SUNSET PARK — Parents gathered at Will Rogers Thursday night to hear Principal Steven Richardson dispel their fears about news that their chosen elementary school had failed to meet requirements set forth by the federal government for school funding.
The answer was plain. The benchmarks required to get those federal dollars are set to rise between 10 and 11 percent every year, a pace that almost two-thirds of federally-funded schools in the state have not been able to match.
“The goal changed between 10 and 11 percent, which is enormous growth,” Richardson said.
So enormous that 63 percent of schools that receive those funds couldn’t meet the demands. That number is projected to hit 80 percent next year.
Scores released by the California Department of Education on Wednesday showed that Will Rogers, and nine other schools in the Santa Monica-Malibu Unified School District, fell short of federal requirements under the 2001 No Child Left Behind Act (NLCB) passed by the Bush administration to increase accountability for schools that receive federal funding under a program called Title 1.
Only four schools in the district receive those funds and therefore are affected by those test results, including Edison Language Academy and Will Rogers, McKinley and John Muir elementary schools.
NCLB requires Title 1 schools and districts, and all the distinct ethnic and socio-economic populations within the schools, to meet ever-climbing expectations. The ultimate goal is for all students to reach proficiency by 2014, regardless of background.
That includes students whose first language is not English, and students with learning disabilities.
Each state gets to define “proficiency.” That flexibility has a strong impact on how many schools and districts met those proficiency requirements, according to a study conducted by the Rand Corp. in 2007.
California sets one of the highest bars in the country, said Dr. Jose Escarce, chair of the district’s Board of Education.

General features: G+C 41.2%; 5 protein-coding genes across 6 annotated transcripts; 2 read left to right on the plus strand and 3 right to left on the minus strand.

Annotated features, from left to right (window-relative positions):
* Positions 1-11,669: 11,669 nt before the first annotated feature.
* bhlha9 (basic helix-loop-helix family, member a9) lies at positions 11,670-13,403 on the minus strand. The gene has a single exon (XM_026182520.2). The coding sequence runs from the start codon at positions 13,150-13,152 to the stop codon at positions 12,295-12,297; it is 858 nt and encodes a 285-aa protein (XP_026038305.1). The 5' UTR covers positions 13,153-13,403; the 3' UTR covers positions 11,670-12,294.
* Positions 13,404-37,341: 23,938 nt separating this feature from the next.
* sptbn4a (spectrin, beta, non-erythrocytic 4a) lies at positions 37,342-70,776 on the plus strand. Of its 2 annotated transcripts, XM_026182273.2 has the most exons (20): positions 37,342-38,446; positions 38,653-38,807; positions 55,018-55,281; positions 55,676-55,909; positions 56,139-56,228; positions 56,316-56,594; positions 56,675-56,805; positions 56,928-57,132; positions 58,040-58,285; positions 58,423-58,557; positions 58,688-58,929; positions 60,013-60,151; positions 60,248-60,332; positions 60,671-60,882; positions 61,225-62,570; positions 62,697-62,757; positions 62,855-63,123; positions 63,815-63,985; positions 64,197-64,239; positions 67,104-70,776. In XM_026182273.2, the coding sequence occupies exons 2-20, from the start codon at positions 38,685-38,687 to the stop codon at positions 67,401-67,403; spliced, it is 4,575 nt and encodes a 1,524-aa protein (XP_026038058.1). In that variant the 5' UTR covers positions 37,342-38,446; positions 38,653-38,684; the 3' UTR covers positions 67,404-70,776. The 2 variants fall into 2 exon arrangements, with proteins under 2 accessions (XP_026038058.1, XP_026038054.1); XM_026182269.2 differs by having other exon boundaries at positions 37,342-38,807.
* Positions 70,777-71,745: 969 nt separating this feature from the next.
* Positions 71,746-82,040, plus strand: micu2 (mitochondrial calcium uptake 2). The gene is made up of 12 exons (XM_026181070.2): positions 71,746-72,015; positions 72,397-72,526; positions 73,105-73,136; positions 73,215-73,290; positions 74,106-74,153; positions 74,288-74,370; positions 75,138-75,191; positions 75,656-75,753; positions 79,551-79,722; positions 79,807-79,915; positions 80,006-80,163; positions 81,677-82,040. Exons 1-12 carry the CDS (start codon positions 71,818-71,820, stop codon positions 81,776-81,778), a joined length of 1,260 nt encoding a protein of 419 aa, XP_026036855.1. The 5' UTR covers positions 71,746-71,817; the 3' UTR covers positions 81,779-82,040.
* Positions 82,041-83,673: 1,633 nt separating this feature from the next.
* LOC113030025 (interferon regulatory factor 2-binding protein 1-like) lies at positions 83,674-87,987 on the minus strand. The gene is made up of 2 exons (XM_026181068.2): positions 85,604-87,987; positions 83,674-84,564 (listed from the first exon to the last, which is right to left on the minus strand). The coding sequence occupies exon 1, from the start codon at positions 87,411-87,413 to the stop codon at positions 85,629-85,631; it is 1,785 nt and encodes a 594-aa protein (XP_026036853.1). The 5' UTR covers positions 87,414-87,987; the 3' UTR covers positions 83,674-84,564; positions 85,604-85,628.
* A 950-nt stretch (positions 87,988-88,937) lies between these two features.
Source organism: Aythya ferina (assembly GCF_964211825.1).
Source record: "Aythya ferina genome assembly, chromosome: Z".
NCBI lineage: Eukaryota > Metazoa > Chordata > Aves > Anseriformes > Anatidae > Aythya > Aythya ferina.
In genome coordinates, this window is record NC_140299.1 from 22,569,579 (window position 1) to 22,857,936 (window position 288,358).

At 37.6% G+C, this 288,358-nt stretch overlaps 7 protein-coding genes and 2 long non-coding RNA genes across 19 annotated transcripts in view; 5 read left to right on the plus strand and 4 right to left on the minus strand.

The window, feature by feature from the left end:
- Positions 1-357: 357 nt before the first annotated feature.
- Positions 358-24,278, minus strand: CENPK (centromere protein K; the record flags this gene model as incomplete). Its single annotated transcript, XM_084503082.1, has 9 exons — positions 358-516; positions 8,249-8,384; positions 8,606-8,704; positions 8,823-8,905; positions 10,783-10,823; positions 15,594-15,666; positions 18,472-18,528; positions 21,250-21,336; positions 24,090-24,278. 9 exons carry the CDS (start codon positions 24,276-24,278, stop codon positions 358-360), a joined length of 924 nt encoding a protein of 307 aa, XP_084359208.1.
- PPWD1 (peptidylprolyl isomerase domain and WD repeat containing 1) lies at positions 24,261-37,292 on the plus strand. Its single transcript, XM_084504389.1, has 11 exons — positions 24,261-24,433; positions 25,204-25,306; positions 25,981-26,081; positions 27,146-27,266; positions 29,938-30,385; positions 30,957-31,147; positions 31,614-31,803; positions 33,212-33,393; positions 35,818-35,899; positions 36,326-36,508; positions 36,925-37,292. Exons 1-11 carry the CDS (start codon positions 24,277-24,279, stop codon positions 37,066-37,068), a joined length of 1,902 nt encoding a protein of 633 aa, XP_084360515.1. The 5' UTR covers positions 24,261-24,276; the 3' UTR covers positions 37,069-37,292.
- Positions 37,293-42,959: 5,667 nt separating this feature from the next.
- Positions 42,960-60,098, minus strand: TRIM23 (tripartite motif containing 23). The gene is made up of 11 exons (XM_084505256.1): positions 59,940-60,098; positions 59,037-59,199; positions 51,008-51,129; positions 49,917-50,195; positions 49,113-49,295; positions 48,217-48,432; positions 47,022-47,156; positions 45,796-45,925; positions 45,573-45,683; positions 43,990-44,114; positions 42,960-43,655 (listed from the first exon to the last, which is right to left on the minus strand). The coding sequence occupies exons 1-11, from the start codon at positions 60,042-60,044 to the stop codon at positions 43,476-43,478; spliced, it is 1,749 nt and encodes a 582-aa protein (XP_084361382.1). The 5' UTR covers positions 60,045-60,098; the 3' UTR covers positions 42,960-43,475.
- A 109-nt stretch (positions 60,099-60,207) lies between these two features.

“Other states have defined away the problem,” Escarce said.
While none of the four Title 1 schools passed muster, this was the second time that Will Rogers didn’t make its Annual Yearly Progress, or AYP, which sent it into a status called “progress improvement.” That status requires the school to inform parents of the change and pay for transportation to a non-PI school in the district if parents decide to enroll their kids at another campus.
Will Rogers joined 3,892 of California’s 6,157 Title 1 schools in that category, and will now be setting aside 5 percent to 10 percent of the federal money it receives for transportation costs.
The district already uses Title 1 money for teacher development and training, and parents have always had the ability to move their child into a different school within the district through the open enrollment policy, said Superintendent Sandra Lyon.
Whether parents will want to move their children from Will Rogers, and put scarce Title 1 dollars on the line in the process, is the question at hand.
Maria Franco wasn’t sure. This is the first time she’s put a child through school, and she’s new to the process.